The Problem With Some Literary Criticism

Have you ever heard someone mutter, “How could someone give _____ a book deal?” I know you have. Or they’ll question why anyone would read a book by ______. But those criticisms all miss the mark.

I have no issue with disagreeing with the views of someone. I have no issue with disagreeing with the content of a book. But once we get into this discussion as to who deserves to have their name on a book we delve into a discussion that really boils down to censorship.

Don’t like Bill O’Reilly? Don’t read his books. Don’t care for Bill Cosby? No one is forcing you to read his work. And this is the same in every case. Politicians, celebrities, whomever. If you feel so strongly about someone having a book, then speak out about it. Tell why you feel the way you do. Heck, write a book of your own. But we tend to criticize countries and governments and societies that censor their books, let’s not mistakenly aim to do the same because we have negative feelings toward someone.

Goodreads…For Love?

Guys, this is probably going to sound stupid to some of y’all. Fair warning.

I’ve never really had a real relationship with anyone before. There are a number of contributing factors to this statistic of mine, but I believe I know the top one. I’ve never really wanted to be in one. You know those people who are ALWAYS in a relationship? Like, they’ll be with someone for a year, break up, and then a month later they’re with someone else. Oh boy, do I know those people. Lots of them. Just think of me as the complete opposite.

When I think of my priorities right now I come up with a few. Travel. Learning. Improving. See, even as I write this I wouldn’t list a relationship anywhere near the top of my list of things I want to do. But I can see your all-knowing gaze. You’re thinking I wouldn’t be writing this if I wasn’t feeling more open to the idea, right? Welp. You caught me.

When I think of myself and the whole dating scene I’m just like “WHAA?”. And when I think of all the so-called dating apps I’m just like šŸƒ. That’s me running away for those of you on a computer.

We have dating apps for everyone. Farmers. Christians. Different ethnicities. Sexual preference. Casual sex. Over 50. And on and on. Why hasn’t someone developed an app for people who may or may not be obsessed with books!? This is a serious question. That’s an app I’d download and fill out a full profile for. I mean, why not? Other dating apps oftentimes have questionnaires in order to “match” users. I’d rather compare my responses to book-related questions than the crap that gets asked in other apps. I’ll even offer some easy starter ones to get you and your developer friend off the ground running.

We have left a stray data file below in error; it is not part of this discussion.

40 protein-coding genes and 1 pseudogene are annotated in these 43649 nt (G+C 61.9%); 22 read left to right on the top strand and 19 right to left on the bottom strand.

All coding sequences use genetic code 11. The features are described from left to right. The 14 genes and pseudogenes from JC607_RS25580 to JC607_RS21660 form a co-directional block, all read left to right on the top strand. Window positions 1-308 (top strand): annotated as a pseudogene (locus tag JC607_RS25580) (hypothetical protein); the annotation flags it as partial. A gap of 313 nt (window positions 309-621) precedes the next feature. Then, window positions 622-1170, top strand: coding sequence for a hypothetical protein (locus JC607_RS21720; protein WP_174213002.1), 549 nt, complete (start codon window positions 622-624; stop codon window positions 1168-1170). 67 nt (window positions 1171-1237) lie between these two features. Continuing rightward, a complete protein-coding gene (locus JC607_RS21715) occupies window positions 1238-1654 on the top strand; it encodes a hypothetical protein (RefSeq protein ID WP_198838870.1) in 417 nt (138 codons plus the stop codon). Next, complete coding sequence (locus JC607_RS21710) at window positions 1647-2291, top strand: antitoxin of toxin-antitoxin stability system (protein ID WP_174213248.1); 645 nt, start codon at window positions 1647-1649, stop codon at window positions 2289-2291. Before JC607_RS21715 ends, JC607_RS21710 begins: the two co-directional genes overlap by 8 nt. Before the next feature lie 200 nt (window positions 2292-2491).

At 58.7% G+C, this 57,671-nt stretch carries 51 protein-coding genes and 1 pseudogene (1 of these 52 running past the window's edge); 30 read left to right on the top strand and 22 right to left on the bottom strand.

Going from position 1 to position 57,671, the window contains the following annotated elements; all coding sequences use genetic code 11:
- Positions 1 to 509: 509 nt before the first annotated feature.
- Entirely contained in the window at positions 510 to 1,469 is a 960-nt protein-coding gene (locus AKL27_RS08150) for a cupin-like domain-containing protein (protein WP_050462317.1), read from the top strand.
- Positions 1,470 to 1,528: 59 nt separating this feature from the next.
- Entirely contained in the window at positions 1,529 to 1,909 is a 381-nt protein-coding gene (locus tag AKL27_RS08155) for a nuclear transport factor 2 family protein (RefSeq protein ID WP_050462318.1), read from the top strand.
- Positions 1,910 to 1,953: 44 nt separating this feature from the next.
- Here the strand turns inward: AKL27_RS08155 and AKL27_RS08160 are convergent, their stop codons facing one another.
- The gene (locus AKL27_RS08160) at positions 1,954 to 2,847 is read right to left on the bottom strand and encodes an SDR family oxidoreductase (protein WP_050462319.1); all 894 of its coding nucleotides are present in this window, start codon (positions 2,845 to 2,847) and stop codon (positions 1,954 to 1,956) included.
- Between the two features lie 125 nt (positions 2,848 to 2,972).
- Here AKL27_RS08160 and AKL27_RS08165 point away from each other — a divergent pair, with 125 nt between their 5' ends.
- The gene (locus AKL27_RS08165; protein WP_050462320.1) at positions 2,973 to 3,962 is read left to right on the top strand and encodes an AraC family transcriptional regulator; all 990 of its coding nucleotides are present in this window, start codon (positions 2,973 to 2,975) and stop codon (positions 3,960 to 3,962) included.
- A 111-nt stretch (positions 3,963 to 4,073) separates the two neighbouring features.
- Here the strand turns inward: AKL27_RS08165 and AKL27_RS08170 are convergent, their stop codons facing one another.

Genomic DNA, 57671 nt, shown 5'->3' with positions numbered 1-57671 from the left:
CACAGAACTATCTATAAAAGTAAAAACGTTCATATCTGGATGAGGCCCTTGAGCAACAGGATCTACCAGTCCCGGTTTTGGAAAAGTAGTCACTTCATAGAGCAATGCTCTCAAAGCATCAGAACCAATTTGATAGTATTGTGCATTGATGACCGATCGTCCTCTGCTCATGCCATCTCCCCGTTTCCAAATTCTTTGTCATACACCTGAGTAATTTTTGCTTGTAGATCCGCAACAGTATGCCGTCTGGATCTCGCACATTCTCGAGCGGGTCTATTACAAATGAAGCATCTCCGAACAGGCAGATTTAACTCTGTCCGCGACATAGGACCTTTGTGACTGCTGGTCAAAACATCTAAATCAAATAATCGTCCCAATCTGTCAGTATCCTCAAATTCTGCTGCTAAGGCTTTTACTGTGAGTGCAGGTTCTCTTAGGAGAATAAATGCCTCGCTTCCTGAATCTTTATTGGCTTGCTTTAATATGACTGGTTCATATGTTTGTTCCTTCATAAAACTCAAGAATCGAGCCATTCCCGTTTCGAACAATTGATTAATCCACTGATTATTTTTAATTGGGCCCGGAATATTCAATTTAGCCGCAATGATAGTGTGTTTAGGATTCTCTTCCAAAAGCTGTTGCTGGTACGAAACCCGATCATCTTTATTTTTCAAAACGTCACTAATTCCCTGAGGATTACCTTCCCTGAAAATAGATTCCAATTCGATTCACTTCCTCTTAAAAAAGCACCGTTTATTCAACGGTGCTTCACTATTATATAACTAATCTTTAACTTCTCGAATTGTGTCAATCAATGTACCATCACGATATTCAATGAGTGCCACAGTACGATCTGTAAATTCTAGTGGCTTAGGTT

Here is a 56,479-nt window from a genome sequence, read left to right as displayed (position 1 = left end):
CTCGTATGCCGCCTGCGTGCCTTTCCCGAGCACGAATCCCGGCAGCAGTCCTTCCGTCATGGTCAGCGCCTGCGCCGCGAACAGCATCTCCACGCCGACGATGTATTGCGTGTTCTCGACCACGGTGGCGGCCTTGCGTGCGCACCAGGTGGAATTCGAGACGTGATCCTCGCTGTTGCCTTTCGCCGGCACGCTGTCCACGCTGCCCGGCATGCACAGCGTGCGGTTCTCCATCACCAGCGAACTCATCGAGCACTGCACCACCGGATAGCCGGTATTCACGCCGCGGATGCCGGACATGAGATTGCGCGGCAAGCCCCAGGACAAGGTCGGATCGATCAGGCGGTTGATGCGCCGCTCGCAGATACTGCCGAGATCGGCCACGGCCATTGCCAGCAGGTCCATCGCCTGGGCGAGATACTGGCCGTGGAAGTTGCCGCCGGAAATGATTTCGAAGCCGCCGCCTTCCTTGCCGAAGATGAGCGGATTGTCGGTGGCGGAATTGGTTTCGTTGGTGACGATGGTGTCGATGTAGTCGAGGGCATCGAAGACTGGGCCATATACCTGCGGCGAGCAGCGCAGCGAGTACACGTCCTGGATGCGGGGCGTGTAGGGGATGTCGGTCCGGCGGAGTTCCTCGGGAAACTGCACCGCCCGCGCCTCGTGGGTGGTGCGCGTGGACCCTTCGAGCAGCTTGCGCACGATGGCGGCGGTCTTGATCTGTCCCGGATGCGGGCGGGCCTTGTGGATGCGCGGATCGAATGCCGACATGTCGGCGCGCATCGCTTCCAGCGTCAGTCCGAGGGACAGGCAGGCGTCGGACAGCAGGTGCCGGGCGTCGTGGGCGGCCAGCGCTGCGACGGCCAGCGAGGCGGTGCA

“Have you read Fifty Shades of Grey”?

“Do you rate every book you read 4 or 5 stars?”

“How often do you give books as gifts?”

“When was the last time you started and finished a book in a single day?”

“Rank these in order of importance: books, oxygen, water, shelter, food.”

I mean, tell me this isn’t a fantastic idea! I want this app. I want someone to read this and believe it could work. Then I want someone to develop it. Then I want to download it. Then, well, let’s not get too far ahead of ourselves here.

Are you aware of any literary-centered dating apps currently available? If yes, tell me. If not, go find one. šŸ˜Ž

UPDATE: After writing this but before publishing I discovered that there was a dating site devoted to book lovers. It was called Alikewise. It shut down last year. Guys, I could have missed my opportunity to find *gulp* “the one”. I’m sad.

A Different Kind of Book Festival

An edible one. I’m just reading some articles this Sunday morning and came across an edible book festival that took place in the NJ area. I read about it and thought it was interesting enough to write about on here, so I searched for more articles about it. It turns out that this is fairly common!

The one I read about was simple. People created edible delights based on books. I imagine the others are similar. They’re then judged in different categories with hopes of winning a small prize. We have so many creative people walking around that it should come as no surprise to have people combining their baking/cooking skills with their love for literature. 

I’m not really into sweets, but I’d still like to attend some kind of edible book festival. They’re so different from what you’d expect from a literary gathering. Have you attended one of these before?

New ‘Game Change’ Book, Miniseries to Document 2016 Presidential Election

Remember Game Change? The HBO movie adapted from the book about the 2008 election. I’ve probably seen that movie a few dozen times.

The authors wrote a second book in their series after the 2012 election. And now they’re continuing after the most recent election. HBO has already contracted the rights to adapt the forthcoming book into a miniseries.

I thoroughly enjoyed the movie that followed the 2008 election. HBO typically does these types of projects quite well. My expectation is that the new miniseries will be no different. I anticipate several books, movies, and documentaries will come out in the years to come about what happened on election night and in the months leading up to the election.

Have any interest in the book or HBO miniseries?

What Should President Trump be Reading?

I’m no presidential scholar, but I can’t think of any president who was more literary-minded than President Obama. It’s a bit of a far cry from Trump. President Obama quoted Atticus Finch in his farewell address. But it appears more likely with each passing day that Trump has no desire to be friendly toward the arts.

So I wanted to do something different today. Y’all know we can write letters to the president. I want book recommendations. I want y’all to tell me what you would recommend that President Trump read as he embarks on his journey as President. ANY book. I plan on sending a letter to the White House with every recommendation.